On Monday evening, I watched on TV-One a talk show organized by the Jakarta Lawyers Club with the topic: Anti-Cigarettes Fatwa/Edict.
The show was moderated by senior journalist Karni Ilyas, with speakers representing Muhamaddiyah, the second largest Muslim organization which issued the Anti-Cigarette Edict/Fatwa; Nadhatul Ulama (NU), the largest Muslim organization, Doctors Association (IDI), Cigarette Producers Association, cigarette smokers, attended by an audience of mostly lawyers.
Wawan, head of Muhamadiyah's Legal Dept. explained that the edict has been planned for many years, but postponed due to differences of opinions among the organization's leaders. As a matter of fact few years ago Muhamadidyah has even issued an edict which neither forbid nor permit cigarette smoking.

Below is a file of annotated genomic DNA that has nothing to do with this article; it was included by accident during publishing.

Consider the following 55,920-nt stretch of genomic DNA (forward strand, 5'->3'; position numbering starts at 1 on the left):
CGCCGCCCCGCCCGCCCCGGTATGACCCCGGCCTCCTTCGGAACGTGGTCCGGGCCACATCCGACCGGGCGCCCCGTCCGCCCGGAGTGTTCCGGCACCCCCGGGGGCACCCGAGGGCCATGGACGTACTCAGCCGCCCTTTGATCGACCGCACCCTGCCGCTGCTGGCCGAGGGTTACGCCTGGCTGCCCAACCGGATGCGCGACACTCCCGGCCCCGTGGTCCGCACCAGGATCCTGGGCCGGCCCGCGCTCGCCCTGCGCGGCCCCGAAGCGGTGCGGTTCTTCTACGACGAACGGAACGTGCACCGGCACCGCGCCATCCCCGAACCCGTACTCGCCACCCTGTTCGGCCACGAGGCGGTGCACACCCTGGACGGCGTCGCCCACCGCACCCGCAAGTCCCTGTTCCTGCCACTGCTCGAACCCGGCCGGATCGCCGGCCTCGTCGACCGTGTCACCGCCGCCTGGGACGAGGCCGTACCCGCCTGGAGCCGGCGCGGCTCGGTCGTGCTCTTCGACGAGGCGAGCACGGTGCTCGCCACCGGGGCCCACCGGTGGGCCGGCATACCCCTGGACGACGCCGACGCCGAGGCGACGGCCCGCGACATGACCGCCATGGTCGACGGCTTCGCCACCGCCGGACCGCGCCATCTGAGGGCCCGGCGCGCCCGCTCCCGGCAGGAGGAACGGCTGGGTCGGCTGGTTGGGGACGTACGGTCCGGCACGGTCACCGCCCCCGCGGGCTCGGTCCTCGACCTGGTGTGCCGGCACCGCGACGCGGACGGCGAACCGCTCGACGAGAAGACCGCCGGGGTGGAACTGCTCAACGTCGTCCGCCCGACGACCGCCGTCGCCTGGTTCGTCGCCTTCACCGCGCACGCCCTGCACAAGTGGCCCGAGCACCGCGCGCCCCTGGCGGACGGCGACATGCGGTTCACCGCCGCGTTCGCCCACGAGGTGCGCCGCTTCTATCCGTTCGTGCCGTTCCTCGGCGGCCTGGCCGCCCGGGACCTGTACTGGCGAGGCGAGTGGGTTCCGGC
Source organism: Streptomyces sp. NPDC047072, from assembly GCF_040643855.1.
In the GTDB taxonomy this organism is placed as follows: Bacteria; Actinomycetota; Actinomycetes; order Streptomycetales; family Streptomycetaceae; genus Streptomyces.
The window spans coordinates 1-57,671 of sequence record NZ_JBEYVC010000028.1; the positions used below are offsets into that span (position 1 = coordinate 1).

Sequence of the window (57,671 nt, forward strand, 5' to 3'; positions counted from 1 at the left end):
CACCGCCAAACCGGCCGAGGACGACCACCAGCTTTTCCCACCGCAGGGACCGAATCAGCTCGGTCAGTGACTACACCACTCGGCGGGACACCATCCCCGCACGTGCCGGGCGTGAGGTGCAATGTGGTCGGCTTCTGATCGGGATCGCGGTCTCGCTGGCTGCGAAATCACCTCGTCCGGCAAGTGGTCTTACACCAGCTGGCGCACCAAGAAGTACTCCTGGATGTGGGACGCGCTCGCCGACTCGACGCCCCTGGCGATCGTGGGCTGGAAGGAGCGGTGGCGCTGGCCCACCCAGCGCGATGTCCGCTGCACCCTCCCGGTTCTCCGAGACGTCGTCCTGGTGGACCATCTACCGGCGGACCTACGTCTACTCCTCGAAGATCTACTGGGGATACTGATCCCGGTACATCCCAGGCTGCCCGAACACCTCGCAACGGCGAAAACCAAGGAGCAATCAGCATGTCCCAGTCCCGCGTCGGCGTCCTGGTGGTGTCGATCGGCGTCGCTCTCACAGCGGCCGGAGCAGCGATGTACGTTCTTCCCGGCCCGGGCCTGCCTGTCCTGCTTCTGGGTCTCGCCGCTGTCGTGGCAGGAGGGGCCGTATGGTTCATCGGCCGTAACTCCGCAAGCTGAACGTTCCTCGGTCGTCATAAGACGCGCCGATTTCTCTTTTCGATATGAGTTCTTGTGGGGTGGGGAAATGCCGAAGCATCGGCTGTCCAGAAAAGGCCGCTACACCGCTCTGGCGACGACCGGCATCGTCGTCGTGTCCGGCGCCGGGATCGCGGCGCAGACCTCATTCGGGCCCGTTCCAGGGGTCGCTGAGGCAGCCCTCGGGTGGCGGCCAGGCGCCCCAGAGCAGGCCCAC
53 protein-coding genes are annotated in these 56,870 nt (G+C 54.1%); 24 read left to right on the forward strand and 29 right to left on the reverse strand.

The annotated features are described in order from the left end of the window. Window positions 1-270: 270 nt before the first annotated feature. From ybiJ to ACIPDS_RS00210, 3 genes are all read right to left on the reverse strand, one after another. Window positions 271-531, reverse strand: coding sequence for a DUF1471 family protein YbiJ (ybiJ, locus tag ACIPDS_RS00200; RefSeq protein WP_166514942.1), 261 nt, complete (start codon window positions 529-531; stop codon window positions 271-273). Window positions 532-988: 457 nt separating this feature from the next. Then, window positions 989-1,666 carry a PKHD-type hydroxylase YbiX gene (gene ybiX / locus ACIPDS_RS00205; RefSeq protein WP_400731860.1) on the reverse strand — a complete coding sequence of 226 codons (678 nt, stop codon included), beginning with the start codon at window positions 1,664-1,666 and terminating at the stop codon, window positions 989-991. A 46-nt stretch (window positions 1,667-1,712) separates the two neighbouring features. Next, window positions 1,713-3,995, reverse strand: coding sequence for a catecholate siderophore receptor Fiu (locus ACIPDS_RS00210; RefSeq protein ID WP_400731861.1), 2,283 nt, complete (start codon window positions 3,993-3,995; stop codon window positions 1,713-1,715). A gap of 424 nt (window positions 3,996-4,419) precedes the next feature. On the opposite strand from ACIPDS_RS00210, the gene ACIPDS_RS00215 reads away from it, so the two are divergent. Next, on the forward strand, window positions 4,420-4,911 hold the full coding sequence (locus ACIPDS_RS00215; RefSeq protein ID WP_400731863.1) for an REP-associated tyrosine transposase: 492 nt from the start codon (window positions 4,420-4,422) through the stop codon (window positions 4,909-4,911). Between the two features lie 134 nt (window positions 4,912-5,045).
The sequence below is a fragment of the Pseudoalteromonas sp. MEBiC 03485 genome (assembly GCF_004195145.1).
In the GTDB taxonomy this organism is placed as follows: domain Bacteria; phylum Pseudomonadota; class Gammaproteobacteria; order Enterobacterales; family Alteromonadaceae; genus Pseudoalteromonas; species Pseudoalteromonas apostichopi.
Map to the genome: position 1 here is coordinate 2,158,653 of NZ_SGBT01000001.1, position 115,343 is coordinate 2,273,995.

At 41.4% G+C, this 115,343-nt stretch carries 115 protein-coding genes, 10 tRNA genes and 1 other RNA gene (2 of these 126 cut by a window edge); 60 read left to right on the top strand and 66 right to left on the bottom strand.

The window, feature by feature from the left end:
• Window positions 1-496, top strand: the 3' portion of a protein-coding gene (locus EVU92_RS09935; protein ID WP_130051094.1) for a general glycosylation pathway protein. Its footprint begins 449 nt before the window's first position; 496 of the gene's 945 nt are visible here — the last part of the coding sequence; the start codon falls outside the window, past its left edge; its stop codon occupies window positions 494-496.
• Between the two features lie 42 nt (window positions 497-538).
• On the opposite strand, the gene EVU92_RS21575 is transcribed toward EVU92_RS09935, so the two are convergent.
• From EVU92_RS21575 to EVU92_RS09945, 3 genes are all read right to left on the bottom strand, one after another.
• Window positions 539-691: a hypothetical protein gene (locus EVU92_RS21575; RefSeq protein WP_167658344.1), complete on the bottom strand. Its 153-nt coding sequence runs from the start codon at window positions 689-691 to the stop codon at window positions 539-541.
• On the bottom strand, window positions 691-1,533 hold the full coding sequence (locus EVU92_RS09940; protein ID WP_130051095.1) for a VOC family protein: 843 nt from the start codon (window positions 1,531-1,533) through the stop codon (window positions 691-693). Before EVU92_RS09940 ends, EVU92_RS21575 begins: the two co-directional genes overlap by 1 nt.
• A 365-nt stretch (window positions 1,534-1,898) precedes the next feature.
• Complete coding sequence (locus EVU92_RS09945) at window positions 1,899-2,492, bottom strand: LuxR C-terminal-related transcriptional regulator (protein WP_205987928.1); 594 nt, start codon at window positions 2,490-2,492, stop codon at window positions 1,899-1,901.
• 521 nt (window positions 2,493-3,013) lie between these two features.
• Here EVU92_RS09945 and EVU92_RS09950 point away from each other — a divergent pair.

The most interesting was when Wawan was cornered by the other speakers and the moderator who were not anti cigarettes, tobacco farmers and cigarette factory workers, that he said that the Fatwa/Edict is meant for Muslims who smoke cigarettes which he referred to as people who are not smart. He also said that smoking cigarette would weaken people.
Iskandar of NU protested by saying that cigarette smokers cannot be regarded as not smart, and cigarette smoking does not weaken people. He said that cigarette smoking NU clerics/ulama slept only few hours to teach pupils and prayed in the evening but still able to visit their four wives in the next morning, therefore they cannot be described as weaklings. Iskandar suggested that Muhamaddiyah cancel said edict and replace it with one that suggest smoking is not good for health but does not forbid it.
Considering the above, I hope that religious organizations would always based its Fatwa/Edict on the best interest of its disciples in particular and the country in general.
Because, although an Fatwa/Edict is not part of our legal system, however it would surely have moral effect on the disciples, therefore might cause social-economical-political impacts in Indonesia.